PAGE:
A stent is bioerodible if the stent or a portion thereof exhibits substantial mass or density reduction or chemical transformation, after it is introduced into a patient, e.g., a human patient. Mass reduction can occur by, e.g., dissolution of the material that forms the stent and/or fragmenting of the stent. Chemical transformation can include oxidation/reduction, hydrolysis, substitution, and/or addition reactions, or other chemical reactions of the material from which the stent or a portion thereof is made. The erosion can be the result of a chemical and/or biological interaction of the stent with the body environment, e.g., the body itself or body fluids, into which it is implanted. The erosion can also be triggered by applying a triggering influence, such as a chemical reactant or energy to the stent, e.g., to increase a reaction rate. For example, a stent or a portion thereof can be formed from an active metal, e.g., Mg or Fe or an alloy thereof, and which can erode by reaction with water, producing the corresponding metal oxide and hydrogen gas; a stent or a portion thereof can also be formed from a bioerodible polymer, or a blend of bioerodible polymers which can erode by hydrolysis with water. Fragmentation of a stent occurs as, e.g., some regions of the stent erode more rapidly than other regions. The faster eroding regions become weakened by more quickly eroding through the body of the endoprosthesis and fragment from the slower eroding regions.
 Preferably, the erosion occurs to a desirable extent in a time frame that can provide a therapeutic benefit. For example, the stent may exhibit substantial mass reduction after a period of time when a function of the stent, such as support of the lumen wall or drug delivery, is no longer needed or desirable. In certain applications, stents exhibit a mass reduction of about 10 percent or more, e.g. about 50 percent or more, after a period of implantation of about one day or more, about 60 days or more, about 180 days or more, about 600 days or more, or about 1000 days or less. Erosion rates can be adjusted to allow a stent to erode in a desired sequence by either reducing or increasing erosion rates. For example, regions can be treated to increase erosion rates by enhancing their chemical reactivity, e.g., coating portions of the stent with a silver coating to create a galvanic couple with the exposed, uncoated iron surfaces on other parts of the stent. Alternatively, regions can be treated to reduce erosion rates, e.g., by using protective coatings.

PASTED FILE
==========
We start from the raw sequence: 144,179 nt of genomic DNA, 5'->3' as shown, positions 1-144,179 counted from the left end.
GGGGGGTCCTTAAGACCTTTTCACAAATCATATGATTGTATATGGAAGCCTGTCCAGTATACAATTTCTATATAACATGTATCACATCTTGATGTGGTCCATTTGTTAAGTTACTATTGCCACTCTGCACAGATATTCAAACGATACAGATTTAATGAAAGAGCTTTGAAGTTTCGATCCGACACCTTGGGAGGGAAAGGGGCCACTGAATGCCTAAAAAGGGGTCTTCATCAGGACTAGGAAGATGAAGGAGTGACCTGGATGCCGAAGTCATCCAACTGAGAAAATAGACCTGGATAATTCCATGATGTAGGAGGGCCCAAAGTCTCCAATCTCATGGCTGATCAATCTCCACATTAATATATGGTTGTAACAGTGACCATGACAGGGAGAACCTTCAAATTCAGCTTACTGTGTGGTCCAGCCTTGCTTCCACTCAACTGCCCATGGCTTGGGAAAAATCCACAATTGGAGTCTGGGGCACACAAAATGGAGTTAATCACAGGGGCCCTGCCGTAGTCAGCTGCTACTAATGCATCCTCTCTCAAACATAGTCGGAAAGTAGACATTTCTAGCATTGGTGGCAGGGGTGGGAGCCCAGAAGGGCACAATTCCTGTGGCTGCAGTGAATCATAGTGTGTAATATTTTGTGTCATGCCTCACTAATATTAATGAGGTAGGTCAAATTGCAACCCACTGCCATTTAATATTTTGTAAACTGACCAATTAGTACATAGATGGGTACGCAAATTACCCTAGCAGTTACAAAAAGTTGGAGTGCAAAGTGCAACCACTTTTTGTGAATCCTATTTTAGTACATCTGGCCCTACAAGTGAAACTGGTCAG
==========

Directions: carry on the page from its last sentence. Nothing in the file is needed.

A coating can be deposited or applied over the surface of stent (e.g., over an entire surface, or over a part of a surface) to provide a desired function. The coating can include a DOPA-functionalized polymeric layer. In some embodiments, the coating includes a tie layer, a biocompatible outer coating, a radiopaque metal or alloy, and/or a drug-eluting layer.